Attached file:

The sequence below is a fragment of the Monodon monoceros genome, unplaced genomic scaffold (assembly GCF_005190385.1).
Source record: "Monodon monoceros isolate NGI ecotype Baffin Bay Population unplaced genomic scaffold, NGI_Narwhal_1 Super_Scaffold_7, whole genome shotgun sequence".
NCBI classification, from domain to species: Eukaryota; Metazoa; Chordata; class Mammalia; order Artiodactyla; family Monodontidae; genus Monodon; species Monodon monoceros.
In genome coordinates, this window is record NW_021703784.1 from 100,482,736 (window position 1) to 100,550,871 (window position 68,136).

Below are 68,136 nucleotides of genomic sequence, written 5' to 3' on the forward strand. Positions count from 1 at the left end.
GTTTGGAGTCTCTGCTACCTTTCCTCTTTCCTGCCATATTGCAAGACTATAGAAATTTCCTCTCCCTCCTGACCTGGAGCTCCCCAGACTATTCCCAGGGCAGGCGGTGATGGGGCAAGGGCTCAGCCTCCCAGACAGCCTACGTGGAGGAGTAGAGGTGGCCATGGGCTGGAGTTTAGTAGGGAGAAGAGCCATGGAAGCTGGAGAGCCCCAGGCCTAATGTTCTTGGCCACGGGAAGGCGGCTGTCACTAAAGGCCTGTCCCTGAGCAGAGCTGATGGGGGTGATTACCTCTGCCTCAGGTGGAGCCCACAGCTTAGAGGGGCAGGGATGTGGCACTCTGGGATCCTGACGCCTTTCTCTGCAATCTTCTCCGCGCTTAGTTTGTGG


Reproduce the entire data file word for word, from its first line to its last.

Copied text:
The sequence below is a fragment of the Monodon monoceros genome, unplaced genomic scaffold (assembly GCF_005190385.1).
Source record: "Monodon monoceros isolate NGI ecotype Baffin Bay Population unplaced genomic scaffold, NGI_Narwhal_1 Super_Scaffold_7, whole genome shotgun sequence".
NCBI classification, from domain to species: Eukaryota; Metazoa; Chordata; class Mammalia; order Artiodactyla; family Monodontidae; genus Monodon; species Monodon monoceros.
In genome coordinates, this window is record NW_021703784.1 from 100,482,736 (window position 1) to 100,550,871 (window position 68,136).

Below are 68,136 nucleotides of genomic sequence, written 5' to 3' on the forward strand. Positions count from 1 at the left end.
GTTTGGAGTCTCTGCTACCTTTCCTCTTTCCTGCCATATTGCAAGACTATAGAAATTTCCTCTCCCTCCTGACCTGGAGCTCCCCAGACTATTCCCAGGGCAGGCGGTGATGGGGCAAGGGCTCAGCCTCCCAGACAGCCTACGTGGAGGAGTAGAGGTGGCCATGGGCTGGAGTTTAGTAGGGAGAAGAGCCATGGAAGCTGGAGAGCCCCAGGCCTAATGTTCTTGGCCACGGGAAGGCGGCTGTCACTAAAGGCCTGTCCCTGAGCAGAGCTGATGGGGGTGATTACCTCTGCCTCAGGTGGAGCCCACAGCTTAGAGGGGCAGGGATGTGGCACTCTGGGATCCTGACGCCTTTCTCTGCAATCTTCTCCGCGCTTAGTTTGTGG